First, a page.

All articles from Life Sciences >>>

The most recent press releases about innovation >>>

Die letzten 5 Focus-News des innovations-reports im Überblick:

Im Focus: Novel silicon etching technique crafts 3-D gradient refractive index micro-optics

A multi-institutional research collaboration has created a novel approach for fabricating three-dimensional micro-optics through the shape-defined formation of porous silicon (PSi), with broad impacts in integrated optoelectronics, imaging, and photovoltaics.

Working with colleagues at Stanford and The Dow Chemical Company, researchers at the University of Illinois at Urbana-Champaign fabricated 3-D birefringent...

Im Focus: Quantum Particles Form Droplets

In experiments with magnetic atoms conducted at extremely low temperatures, scientists have demonstrated a unique phase of matter: The atoms form a new type of quantum liquid or quantum droplet state. These so called quantum droplets may preserve their form in absence of external confinement because of quantum effects. The joint team of experimental physicists from Innsbruck and theoretical physicists from Hannover report on their findings in the journal Physical Review X.

“Our Quantum droplets are in the gas phase but they still drop like a rock,” explains experimental physicist Francesca Ferlaino when talking about the...

Im Focus: MADMAX: Max Planck Institute for Physics takes up axion research

The Max Planck Institute for Physics (MPP) is opening up a new research field. A workshop from November 21 - 22, 2016 will mark the start of activities for an innovative axion experiment. Axions are still only purely hypothetical particles. Their detection could solve two fundamental problems in particle physics: What dark matter consists of and why it has not yet been possible to directly observe a CP violation for the strong interaction.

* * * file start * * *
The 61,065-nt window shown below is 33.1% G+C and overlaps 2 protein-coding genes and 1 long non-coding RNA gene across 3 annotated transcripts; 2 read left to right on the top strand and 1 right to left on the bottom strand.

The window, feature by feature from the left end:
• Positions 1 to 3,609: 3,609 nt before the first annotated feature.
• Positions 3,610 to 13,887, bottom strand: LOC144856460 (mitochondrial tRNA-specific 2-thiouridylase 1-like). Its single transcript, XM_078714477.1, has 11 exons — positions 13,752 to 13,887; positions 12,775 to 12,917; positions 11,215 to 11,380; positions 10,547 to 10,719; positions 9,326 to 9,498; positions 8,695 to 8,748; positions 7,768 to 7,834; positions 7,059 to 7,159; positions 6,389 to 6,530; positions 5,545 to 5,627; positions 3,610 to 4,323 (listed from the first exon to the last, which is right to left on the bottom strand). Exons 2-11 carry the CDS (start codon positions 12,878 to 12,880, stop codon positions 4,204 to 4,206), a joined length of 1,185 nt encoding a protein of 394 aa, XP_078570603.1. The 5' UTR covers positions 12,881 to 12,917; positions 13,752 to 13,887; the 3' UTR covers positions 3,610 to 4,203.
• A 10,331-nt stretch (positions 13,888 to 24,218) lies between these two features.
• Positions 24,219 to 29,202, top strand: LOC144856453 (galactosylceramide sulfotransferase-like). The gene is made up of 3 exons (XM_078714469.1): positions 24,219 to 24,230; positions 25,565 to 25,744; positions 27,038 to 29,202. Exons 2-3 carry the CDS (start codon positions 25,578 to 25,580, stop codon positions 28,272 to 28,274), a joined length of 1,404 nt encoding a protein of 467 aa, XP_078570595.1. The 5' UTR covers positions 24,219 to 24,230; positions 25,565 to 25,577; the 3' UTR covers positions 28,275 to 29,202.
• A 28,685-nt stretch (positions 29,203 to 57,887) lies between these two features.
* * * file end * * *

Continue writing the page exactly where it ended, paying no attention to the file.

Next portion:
The “MADMAX” project is the MPP’s commitment to axion research. Axions are so far only a theoretical prediction and are difficult to detect: on the one hand,...

Im Focus: Molecules change shape when wet

Broadband rotational spectroscopy unravels structural reshaping of isolated molecules in the gas phase to accommodate water

In two recent publications in the Journal of Chemical Physics and in the Journal of Physical Chemistry Letters, researchers around Melanie Schnell from the Max...

Im Focus: Fraunhofer ISE Develops Highly Compact, High Frequency DC/DC Converter for Aviation

The efficiency of power electronic systems is not solely dependent on electrical efficiency but also on weight, for example, in mobile systems. When the weight of relevant components and devices in airplanes, for instance, is reduced, fuel savings can be achieved and correspondingly greenhouse gas emissions decreased. New materials and components based on gallium nitride (GaN) can help to reduce weight and increase the efficiency. With these new materials, power electronic switches can be operated at higher switching frequency, resulting in higher power density and lower material costs.

Researchers at the Fraunhofer Institute for Solar Energy Systems ISE together with partners have investigated how these materials can be used to make power...

All Focus news of the innovation-report >>>

Anzeige

Anzeige

Event News

ICTM Conference 2017: Production technology for turbomachine manufacturing of the future

16.11.2016 | Event News

Innovation Day Laser Technology – Laser Additive Manufacturing

01.11.2016 | Event News

#IC2S2: When Social Science meets Computer Science - GESIS will host the IC2S2 conference 2017

14.10.2016 | Event News

 
Latest News

UTSA study describes new minimally invasive device to treat cancer and other illnesses

02.12.2016 | Medical Engineering

Plasma-zapping process could yield trans fat-free soybean oil product

02.12.2016 | Agricultural and Forestry Science

What do Netflix, Google and planetary systems have in common?

02.12.2016 | Physics and Astronomy

VideoLinks
B2B-VideoLinks
More VideoLinks >>>